While most certainly an ancestor, griffinflies lack the specific identifying features that make dragonflies dragonflies. If you took a mayfly and squished it between two rocks for 250 million years I'm sure a layman would think it was a dragonfly.

    Though they had already evolved the larval flip-out lower labium common to the group.
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  9. #129
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    Quote Originally Posted by grant hutchison View Post
    Its legs would be fine, but it would have other surface area/volume problems. Its surface area would be larger in proportion to its metabolizing tissue mass, so it would lose heat more readily. (It's not a coincidence that small mammals generally have more insulating fur than large mammals.) So it would need a higher metabolic rate (per mass) to maintain body temperature. Even if it could ramp up metabolism to the required level, it would need to eat more food to fuel that - and elephants are adapted to a high-volume, low energy-density diet, so might have trouble ingesting enough in the time available. It might also have trouble finding plant food that matched its foraging adaptations - they're designed to rip chunks of foliage off and grind them, not to climb around and nibble bits off plants that are large and rubust in comparison to their own body mass.
    Dead in a day, I'd say.

    Grant Hutchison
    Depends. Outside it would get eaten before anything else had a chance to happen.

    Inside I would keep it warm and start it on a grain based diet for the carbs and fat.

    I'm a former small critter guy if you may recall.

    Elephants used for labor are fed a high calorie doughy "bread" so they don't have to browse all day.
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  10. #130
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    Yes, we could probably keep the elephant-sized mouse alive, too. I'm not sure that's what Tom was asking about, though.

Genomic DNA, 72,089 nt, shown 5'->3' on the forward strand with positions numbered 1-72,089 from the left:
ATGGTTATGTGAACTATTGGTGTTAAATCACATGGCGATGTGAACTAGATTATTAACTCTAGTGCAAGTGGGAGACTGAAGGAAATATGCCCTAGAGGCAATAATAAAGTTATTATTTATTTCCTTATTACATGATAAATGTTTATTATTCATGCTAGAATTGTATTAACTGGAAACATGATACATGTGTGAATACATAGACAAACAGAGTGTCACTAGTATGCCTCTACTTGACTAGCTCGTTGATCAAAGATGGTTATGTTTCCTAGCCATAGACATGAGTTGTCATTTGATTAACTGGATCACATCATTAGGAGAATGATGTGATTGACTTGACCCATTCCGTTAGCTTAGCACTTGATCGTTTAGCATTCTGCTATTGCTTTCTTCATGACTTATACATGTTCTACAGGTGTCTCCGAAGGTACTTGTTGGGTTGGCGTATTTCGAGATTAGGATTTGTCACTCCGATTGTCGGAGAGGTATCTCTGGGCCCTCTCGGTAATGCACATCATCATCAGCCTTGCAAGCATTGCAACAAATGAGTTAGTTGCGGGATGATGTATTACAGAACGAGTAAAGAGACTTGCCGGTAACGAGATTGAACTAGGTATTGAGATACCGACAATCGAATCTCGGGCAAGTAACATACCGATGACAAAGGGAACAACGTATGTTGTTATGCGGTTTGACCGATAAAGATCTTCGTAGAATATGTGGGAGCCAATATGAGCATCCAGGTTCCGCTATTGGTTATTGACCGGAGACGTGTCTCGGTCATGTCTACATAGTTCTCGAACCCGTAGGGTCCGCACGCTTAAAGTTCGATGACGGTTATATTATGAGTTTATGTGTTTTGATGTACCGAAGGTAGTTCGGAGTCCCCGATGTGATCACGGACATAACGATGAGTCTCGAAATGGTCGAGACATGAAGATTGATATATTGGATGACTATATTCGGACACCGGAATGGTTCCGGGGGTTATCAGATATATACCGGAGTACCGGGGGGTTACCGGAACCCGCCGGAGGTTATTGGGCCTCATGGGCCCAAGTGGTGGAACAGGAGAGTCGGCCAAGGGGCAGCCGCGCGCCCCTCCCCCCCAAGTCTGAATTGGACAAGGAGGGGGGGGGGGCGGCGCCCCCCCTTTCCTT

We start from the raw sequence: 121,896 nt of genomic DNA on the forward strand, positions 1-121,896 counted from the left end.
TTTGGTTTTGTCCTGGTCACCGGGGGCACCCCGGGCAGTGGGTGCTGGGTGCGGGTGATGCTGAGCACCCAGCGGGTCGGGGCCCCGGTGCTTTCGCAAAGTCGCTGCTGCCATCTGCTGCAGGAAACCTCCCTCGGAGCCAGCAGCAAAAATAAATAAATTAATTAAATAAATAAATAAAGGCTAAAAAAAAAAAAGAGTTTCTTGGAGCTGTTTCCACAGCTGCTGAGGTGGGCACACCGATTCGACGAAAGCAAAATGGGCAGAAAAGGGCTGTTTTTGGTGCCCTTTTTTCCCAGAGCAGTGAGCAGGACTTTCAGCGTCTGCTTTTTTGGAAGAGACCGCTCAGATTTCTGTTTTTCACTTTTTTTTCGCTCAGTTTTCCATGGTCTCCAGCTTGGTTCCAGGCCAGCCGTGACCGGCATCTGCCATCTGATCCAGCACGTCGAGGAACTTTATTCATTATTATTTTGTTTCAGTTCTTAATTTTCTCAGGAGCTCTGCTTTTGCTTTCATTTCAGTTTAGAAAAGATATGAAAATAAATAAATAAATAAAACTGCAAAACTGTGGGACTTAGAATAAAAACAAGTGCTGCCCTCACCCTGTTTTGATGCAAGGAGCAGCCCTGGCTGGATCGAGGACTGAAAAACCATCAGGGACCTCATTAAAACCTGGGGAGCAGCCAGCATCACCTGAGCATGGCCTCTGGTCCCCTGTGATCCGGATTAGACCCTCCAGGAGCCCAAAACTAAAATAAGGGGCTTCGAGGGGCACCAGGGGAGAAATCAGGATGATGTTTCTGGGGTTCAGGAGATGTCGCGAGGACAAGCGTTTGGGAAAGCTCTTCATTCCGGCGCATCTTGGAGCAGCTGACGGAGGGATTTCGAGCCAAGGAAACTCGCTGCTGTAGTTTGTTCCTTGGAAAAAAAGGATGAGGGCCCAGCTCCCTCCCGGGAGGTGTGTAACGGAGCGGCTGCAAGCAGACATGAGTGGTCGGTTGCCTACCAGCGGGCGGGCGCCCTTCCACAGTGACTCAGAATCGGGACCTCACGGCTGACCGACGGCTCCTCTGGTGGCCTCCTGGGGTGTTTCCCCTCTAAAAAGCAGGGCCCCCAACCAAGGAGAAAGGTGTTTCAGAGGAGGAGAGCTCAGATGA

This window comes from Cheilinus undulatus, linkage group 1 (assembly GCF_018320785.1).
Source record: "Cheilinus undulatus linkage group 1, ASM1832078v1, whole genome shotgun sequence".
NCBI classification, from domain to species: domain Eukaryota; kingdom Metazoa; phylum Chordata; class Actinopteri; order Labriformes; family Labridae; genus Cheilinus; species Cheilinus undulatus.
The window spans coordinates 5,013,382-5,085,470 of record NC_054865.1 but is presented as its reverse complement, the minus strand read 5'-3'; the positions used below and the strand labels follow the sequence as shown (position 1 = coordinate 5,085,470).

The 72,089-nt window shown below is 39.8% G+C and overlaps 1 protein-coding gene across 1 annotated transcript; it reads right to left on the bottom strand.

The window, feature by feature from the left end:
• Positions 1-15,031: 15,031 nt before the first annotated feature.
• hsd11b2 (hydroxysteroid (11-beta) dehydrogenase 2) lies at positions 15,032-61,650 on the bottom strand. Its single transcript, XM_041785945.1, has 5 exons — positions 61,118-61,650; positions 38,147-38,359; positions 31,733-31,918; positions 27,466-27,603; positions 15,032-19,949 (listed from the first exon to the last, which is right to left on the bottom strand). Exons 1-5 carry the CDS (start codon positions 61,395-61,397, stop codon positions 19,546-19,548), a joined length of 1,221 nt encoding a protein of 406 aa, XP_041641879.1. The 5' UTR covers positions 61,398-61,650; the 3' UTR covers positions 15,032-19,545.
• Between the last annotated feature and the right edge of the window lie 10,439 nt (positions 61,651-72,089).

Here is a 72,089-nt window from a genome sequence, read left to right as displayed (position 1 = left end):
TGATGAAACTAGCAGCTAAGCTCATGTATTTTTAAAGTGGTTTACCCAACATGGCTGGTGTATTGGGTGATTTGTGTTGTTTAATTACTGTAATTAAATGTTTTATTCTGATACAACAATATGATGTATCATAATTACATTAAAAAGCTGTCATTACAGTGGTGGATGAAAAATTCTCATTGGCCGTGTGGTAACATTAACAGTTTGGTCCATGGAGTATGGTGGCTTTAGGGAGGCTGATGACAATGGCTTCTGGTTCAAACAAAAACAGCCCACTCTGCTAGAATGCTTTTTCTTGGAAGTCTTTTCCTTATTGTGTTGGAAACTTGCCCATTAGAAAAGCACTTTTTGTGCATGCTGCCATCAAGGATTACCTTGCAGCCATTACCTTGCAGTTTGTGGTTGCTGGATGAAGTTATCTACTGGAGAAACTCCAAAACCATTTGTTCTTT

Grant Hutchison

  11. #131
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    Quote Originally Posted by grant hutchison View Post
    Originally Posted by Tom Mazanec
    I can see that a mouse the size of an elephant would need the proportions of an elephant, or its legs would break...but what about visa versa? Could an elephant the size of a mouse work? Its legs would certainly be strong enough.
    Its legs would be fine, but it would have other surface area/volume problems. Its surface area would be larger in proportion to its metabolizing tissue mass, so it would lose heat more readily. (It's not a coincidence that small mammals generally have more insulating fur than large mammals.) So it would need a higher metabolic rate (per mass) to maintain body temperature. Even if it could ramp up metabolism to the required level, it would need to eat more food to fuel that - and elephants are adapted to a high-volume, low energy-density diet, so might have trouble ingesting enough in the time available. It might also have trouble finding plant food that matched its foraging adaptations - they're designed to rip chunks of foliage off and grind them, not to climb around and nibble bits off plants that are large and rubust in comparison to their own body mass.
    Dead in a day, I'd say.

    Grant Hutchison
    So, in other words, if you made an elephant as small as a mouse, you would have to make other adaptions for that small size (more fur, higher metabolic rate, eat more food, adopt to a diet to meet those requirements), and you would essentially have: a mouse!

    So mice are not arbitrarily mouse-like, and elephants are not arbitrarily elephant-like, but are adapted to live in the environment where they live. Gee, almost sounds like those characteristics evolved that way.
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  12. #132
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    Interestingly, baby elephants are quite hairy, though I'm not convinced they're hairy enough to produce useful insulation. I think they probably reduce their heat loss by staying under the rest of the herd - a sky that consists mainly of elephant is a lot warmer than the open sky on a cold day.
    (I once had my hand sucked by a baby elephant. It felt like the fingernails might actually lift off - these little fellas are strong.)

    Grant Hutchison

  13. #133
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    Quote Originally Posted by Canis Lupus View Post
    . . . together with experiments perfecting cryogenics.
    We can cool matter down to a few trillionths of a degree above absolute zero, what more do you want?

  14. #134
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    Quote Originally Posted by SkepticJ View Post
    We can cool matter down to a few trillionths of a degree above absolute zero, what more do you want?
    From context, I guess the word intended was "cryonics" - it's a common confusion.